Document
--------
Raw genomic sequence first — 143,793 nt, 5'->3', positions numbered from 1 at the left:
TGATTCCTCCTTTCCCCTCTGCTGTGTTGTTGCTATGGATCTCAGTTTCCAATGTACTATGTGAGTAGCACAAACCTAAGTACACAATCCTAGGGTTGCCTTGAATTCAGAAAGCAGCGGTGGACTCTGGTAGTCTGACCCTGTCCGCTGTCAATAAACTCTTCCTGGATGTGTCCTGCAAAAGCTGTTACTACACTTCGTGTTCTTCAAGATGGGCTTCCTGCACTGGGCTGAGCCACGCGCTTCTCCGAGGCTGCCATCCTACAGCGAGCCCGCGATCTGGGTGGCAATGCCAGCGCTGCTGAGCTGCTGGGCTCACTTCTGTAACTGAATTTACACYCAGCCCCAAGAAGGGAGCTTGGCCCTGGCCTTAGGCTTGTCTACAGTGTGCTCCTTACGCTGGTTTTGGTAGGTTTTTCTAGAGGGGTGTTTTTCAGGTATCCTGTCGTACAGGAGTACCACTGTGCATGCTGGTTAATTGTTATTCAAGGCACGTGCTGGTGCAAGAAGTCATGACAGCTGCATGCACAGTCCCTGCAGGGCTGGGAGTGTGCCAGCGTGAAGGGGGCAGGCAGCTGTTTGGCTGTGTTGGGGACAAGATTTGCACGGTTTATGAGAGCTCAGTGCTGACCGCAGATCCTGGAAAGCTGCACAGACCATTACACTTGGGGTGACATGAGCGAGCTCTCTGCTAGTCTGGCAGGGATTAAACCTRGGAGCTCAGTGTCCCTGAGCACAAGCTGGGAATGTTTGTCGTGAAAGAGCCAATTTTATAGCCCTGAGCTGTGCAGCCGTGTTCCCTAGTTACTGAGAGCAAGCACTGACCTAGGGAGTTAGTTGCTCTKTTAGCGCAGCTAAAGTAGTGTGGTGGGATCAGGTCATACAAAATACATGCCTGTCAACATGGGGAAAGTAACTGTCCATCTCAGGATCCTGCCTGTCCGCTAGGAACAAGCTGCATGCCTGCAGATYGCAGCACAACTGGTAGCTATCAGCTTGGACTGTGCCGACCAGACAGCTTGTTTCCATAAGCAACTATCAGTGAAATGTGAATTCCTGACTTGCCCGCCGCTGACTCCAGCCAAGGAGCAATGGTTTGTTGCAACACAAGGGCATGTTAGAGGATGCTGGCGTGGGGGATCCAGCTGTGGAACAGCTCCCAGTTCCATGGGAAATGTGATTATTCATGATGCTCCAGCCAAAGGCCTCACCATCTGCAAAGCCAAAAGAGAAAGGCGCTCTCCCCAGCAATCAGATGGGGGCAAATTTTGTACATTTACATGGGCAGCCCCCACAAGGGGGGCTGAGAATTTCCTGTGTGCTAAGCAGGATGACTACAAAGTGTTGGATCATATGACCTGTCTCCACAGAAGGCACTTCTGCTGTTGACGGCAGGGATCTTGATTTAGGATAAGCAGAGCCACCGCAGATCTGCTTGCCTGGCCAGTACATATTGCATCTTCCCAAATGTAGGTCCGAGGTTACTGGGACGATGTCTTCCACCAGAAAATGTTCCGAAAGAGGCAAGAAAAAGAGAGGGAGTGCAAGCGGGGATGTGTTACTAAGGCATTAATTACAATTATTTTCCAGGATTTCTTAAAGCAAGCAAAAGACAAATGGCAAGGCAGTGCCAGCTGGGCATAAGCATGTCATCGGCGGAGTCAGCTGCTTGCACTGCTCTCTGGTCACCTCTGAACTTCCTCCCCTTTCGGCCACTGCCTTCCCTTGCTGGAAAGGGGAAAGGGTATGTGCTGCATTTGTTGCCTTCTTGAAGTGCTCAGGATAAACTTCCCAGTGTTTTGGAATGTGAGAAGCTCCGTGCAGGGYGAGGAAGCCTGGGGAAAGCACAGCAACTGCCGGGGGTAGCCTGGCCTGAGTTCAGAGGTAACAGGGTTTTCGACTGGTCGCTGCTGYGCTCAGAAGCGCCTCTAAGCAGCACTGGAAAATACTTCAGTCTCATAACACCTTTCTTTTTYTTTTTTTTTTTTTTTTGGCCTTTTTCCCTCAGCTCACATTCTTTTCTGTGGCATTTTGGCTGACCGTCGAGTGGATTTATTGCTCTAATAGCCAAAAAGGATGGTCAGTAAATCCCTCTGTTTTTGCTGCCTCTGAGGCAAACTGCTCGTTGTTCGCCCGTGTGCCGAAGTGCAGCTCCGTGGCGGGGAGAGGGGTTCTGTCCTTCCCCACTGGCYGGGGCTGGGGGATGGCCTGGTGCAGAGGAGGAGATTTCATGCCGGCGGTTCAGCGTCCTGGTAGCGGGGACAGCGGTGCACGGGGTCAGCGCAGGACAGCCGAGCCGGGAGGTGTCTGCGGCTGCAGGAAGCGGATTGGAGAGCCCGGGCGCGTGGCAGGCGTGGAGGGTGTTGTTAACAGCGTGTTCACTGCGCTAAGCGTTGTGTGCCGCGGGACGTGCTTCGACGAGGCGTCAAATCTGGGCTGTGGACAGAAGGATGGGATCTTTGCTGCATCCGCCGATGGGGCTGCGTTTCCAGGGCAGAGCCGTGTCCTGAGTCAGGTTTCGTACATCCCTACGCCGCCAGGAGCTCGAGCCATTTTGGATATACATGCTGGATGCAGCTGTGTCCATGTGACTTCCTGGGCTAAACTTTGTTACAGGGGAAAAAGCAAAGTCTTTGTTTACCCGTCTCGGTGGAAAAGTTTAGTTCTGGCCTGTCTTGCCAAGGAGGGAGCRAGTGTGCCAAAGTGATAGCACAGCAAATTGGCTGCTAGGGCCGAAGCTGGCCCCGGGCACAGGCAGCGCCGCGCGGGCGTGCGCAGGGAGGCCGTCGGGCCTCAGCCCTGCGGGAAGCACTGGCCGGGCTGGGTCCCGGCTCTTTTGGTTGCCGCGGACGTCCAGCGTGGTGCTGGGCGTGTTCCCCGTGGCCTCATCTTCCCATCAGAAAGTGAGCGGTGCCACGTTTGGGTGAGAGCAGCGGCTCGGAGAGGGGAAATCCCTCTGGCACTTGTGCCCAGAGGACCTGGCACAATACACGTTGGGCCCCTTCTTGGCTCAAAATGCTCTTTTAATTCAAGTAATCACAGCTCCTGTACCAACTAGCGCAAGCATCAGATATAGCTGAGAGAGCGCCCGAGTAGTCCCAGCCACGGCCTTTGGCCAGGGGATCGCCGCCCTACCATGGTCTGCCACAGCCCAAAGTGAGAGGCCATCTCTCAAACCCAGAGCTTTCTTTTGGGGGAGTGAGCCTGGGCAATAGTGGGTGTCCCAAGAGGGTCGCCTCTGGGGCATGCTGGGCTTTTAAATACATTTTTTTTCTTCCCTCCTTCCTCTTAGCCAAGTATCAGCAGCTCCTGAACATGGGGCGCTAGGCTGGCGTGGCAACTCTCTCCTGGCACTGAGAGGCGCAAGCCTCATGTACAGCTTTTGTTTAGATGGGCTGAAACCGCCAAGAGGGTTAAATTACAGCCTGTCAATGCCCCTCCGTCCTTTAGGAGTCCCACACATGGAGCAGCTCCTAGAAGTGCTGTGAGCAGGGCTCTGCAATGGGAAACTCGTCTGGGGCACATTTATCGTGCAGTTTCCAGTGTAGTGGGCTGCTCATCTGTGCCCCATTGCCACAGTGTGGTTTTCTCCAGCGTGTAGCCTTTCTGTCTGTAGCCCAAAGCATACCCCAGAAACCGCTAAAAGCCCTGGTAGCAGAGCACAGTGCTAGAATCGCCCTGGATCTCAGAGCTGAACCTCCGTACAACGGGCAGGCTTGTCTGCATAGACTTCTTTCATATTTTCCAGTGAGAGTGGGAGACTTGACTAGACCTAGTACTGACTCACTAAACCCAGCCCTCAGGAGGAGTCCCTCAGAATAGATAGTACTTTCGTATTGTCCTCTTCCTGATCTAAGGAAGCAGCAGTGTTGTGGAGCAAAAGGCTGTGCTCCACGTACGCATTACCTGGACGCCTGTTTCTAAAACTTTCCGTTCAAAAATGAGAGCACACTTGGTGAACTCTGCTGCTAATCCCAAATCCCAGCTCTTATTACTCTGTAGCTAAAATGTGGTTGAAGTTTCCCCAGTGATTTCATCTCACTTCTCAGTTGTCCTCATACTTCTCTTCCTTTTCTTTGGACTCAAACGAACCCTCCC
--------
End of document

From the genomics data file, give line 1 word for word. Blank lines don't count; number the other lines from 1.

Raw genomic sequence first — 143,793 nt, 5'->3', positions numbered from 1 at the left: